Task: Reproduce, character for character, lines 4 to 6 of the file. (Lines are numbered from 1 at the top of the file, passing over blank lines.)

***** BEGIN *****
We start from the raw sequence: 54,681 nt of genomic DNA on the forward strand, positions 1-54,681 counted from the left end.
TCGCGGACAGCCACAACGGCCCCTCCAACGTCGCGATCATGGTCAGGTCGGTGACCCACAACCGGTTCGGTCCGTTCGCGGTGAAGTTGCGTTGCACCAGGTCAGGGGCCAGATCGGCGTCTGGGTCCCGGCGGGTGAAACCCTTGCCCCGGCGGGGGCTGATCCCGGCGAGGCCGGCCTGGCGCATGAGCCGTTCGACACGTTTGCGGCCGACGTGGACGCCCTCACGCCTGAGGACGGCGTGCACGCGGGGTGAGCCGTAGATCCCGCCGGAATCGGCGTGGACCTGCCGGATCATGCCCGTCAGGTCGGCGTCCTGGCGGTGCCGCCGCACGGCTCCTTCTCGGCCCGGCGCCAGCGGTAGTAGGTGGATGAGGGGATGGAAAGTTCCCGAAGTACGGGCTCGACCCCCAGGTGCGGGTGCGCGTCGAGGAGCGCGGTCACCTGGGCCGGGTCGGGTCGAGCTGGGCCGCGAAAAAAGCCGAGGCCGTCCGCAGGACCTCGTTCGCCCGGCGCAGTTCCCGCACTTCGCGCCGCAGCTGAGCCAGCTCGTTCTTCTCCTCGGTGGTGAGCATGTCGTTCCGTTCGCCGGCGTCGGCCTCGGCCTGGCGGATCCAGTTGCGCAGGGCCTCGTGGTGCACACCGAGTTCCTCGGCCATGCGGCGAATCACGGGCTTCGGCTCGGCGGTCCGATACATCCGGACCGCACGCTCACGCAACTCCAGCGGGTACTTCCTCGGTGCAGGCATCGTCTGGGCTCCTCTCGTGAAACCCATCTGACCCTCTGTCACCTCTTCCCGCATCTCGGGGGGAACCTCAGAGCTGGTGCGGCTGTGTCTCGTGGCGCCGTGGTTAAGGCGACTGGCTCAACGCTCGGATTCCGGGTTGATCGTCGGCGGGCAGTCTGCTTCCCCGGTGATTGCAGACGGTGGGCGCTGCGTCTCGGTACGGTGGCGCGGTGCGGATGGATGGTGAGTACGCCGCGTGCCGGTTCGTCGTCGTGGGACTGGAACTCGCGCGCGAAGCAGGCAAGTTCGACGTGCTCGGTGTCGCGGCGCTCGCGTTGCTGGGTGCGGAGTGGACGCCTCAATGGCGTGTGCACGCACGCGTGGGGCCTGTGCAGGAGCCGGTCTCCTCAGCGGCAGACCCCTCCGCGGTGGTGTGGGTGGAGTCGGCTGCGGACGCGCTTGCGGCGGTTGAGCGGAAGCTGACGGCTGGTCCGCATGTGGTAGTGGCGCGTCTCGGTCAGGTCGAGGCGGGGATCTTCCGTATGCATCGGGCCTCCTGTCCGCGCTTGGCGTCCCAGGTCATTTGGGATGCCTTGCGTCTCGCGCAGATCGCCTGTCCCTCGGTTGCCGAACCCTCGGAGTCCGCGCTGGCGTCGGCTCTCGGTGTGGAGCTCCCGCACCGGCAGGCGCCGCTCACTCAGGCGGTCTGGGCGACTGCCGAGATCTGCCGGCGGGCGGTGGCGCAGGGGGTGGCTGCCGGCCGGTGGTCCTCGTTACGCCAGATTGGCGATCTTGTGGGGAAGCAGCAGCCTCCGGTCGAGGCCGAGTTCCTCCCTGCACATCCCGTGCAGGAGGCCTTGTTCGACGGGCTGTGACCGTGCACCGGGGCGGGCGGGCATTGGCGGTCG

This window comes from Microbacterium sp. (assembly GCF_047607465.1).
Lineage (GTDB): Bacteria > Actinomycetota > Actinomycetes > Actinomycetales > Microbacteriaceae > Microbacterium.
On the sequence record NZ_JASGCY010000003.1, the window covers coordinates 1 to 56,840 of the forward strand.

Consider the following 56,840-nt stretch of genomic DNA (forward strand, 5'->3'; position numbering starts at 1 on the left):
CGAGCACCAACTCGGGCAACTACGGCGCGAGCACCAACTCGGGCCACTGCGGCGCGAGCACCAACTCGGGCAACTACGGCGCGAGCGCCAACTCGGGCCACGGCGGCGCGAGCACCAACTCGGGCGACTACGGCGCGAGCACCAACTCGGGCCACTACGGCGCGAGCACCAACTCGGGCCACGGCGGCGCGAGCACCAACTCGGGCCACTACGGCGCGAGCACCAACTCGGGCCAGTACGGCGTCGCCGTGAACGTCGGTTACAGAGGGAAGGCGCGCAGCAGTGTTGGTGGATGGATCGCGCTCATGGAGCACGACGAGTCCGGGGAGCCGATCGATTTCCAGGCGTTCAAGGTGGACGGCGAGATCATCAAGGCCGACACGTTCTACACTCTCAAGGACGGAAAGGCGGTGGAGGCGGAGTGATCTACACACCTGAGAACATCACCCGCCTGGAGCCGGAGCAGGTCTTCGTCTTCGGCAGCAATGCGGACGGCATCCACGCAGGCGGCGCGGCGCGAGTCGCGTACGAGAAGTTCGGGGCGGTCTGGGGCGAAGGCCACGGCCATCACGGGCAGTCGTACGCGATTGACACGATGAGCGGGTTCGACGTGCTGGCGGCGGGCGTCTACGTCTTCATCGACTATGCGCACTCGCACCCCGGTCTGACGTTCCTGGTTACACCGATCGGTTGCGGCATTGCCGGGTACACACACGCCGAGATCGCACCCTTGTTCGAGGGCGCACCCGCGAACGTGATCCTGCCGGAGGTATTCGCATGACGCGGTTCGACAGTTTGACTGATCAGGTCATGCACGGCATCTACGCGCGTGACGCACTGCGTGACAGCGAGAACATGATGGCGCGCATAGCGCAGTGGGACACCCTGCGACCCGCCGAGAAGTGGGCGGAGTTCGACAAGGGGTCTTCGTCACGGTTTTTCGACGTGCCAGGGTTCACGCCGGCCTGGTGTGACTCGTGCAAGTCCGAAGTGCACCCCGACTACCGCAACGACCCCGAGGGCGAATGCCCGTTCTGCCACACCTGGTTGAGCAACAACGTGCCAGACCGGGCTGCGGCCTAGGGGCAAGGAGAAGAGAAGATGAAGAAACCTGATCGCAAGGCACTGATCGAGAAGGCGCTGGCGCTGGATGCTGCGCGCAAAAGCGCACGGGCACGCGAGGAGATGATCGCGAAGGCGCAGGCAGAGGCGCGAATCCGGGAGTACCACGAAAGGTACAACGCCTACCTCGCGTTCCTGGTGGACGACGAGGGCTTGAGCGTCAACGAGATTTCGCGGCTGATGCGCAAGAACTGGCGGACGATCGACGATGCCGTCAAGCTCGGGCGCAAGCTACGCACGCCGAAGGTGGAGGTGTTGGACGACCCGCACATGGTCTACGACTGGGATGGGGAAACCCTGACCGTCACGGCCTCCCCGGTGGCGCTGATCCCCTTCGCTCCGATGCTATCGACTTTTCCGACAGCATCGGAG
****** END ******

Lineage (GTDB): Bacteria > Actinomycetota > Actinomycetes > Actinomycetales > Microbacteriaceae > Microbacterium.
On the sequence record NZ_JASGCY010000003.1, the window covers coordinates 1 to 56,840 of the forward strand.

Consider the following 56,840-nt stretch of genomic DNA (forward strand, 5'->3'; position numbering starts at 1 on the left):